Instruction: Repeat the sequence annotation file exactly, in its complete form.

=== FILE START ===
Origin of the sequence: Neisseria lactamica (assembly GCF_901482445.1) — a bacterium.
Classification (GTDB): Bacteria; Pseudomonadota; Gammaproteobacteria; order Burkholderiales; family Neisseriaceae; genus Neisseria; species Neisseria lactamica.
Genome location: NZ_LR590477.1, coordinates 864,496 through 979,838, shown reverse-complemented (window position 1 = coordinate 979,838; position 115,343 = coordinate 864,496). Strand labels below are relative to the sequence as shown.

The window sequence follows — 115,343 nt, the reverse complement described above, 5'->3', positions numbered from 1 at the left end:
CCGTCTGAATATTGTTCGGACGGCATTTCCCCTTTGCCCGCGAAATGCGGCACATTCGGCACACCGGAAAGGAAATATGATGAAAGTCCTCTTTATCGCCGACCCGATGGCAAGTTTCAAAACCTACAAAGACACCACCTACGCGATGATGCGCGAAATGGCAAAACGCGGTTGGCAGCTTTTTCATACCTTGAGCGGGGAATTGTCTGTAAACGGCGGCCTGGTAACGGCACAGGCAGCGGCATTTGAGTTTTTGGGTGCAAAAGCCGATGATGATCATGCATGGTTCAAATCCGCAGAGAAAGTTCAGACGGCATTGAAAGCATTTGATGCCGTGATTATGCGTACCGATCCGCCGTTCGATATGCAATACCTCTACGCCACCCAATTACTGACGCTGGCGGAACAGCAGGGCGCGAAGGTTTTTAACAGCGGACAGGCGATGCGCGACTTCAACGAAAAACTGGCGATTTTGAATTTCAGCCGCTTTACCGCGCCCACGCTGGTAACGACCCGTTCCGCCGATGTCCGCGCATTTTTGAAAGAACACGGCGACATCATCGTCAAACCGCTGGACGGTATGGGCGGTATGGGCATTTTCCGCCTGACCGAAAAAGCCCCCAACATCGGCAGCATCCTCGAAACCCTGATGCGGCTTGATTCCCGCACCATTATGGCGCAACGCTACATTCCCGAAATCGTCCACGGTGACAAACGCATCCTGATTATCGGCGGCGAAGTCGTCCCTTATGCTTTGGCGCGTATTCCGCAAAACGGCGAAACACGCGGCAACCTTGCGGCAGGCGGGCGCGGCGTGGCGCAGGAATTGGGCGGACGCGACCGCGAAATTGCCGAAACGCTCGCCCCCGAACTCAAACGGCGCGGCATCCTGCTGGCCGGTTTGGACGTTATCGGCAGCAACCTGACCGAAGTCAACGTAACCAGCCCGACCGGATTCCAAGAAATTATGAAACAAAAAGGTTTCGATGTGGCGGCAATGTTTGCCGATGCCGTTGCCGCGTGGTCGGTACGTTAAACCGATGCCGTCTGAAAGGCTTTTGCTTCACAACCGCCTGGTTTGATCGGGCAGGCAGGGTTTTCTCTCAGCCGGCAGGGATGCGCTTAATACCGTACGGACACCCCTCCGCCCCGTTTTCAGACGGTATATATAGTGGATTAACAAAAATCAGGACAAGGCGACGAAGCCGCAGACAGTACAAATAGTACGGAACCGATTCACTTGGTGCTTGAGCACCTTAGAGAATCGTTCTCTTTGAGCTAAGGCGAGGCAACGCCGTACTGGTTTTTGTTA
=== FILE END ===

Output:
Origin of the sequence: Neisseria lactamica (assembly GCF_901482445.1) — a bacterium.
Classification (GTDB): Bacteria; Pseudomonadota; Gammaproteobacteria; order Burkholderiales; family Neisseriaceae; genus Neisseria; species Neisseria lactamica.
Genome location: NZ_LR590477.1, coordinates 864,496 through 979,838, shown reverse-complemented (window position 1 = coordinate 979,838; position 115,343 = coordinate 864,496). Strand labels below are relative to the sequence as shown.

The window sequence follows — 115,343 nt, the reverse complement described above, 5'->3', positions numbered from 1 at the left end:
CCGTCTGAATATTGTTCGGACGGCATTTCCCCTTTGCCCGCGAAATGCGGCACATTCGGCACACCGGAAAGGAAATATGATGAAAGTCCTCTTTATCGCCGACCCGATGGCAAGTTTCAAAACCTACAAAGACACCACCTACGCGATGATGCGCGAAATGGCAAAACGCGGTTGGCAGCTTTTTCATACCTTGAGCGGGGAATTGTCTGTAAACGGCGGCCTGGTAACGGCACAGGCAGCGGCATTTGAGTTTTTGGGTGCAAAAGCCGATGATGATCATGCATGGTTCAAATCCGCAGAGAAAGTTCAGACGGCATTGAAAGCATTTGATGCCGTGATTATGCGTACCGATCCGCCGTTCGATATGCAATACCTCTACGCCACCCAATTACTGACGCTGGCGGAACAGCAGGGCGCGAAGGTTTTTAACAGCGGACAGGCGATGCGCGACTTCAACGAAAAACTGGCGATTTTGAATTTCAGCCGCTTTACCGCGCCCACGCTGGTAACGACCCGTTCCGCCGATGTCCGCGCATTTTTGAAAGAACACGGCGACATCATCGTCAAACCGCTGGACGGTATGGGCGGTATGGGCATTTTCCGCCTGACCGAAAAAGCCCCCAACATCGGCAGCATCCTCGAAACCCTGATGCGGCTTGATTCCCGCACCATTATGGCGCAACGCTACATTCCCGAAATCGTCCACGGTGACAAACGCATCCTGATTATCGGCGGCGAAGTCGTCCCTTATGCTTTGGCGCGTATTCCGCAAAACGGCGAAACACGCGGCAACCTTGCGGCAGGCGGGCGCGGCGTGGCGCAGGAATTGGGCGGACGCGACCGCGAAATTGCCGAAACGCTCGCCCCCGAACTCAAACGGCGCGGCATCCTGCTGGCCGGTTTGGACGTTATCGGCAGCAACCTGACCGAAGTCAACGTAACCAGCCCGACCGGATTCCAAGAAATTATGAAACAAAAAGGTTTCGATGTGGCGGCAATGTTTGCCGATGCCGTTGCCGCGTGGTCGGTACGTTAAACCGATGCCGTCTGAAAGGCTTTTGCTTCACAACCGCCTGGTTTGATCGGGCAGGCAGGGTTTTCTCTCAGCCGGCAGGGATGCGCTTAATACCGTACGGACACCCCTCCGCCCCGTTTTCAGACGGTATATATAGTGGATTAACAAAAATCAGGACAAGGCGACGAAGCCGCAGACAGTACAAATAGTACGGAACCGATTCACTTGGTGCTTGAGCACCTTAGAGAATCGTTCTCTTTGAGCTAAGGCGAGGCAACGCCGTACTGGTTTTTGTTA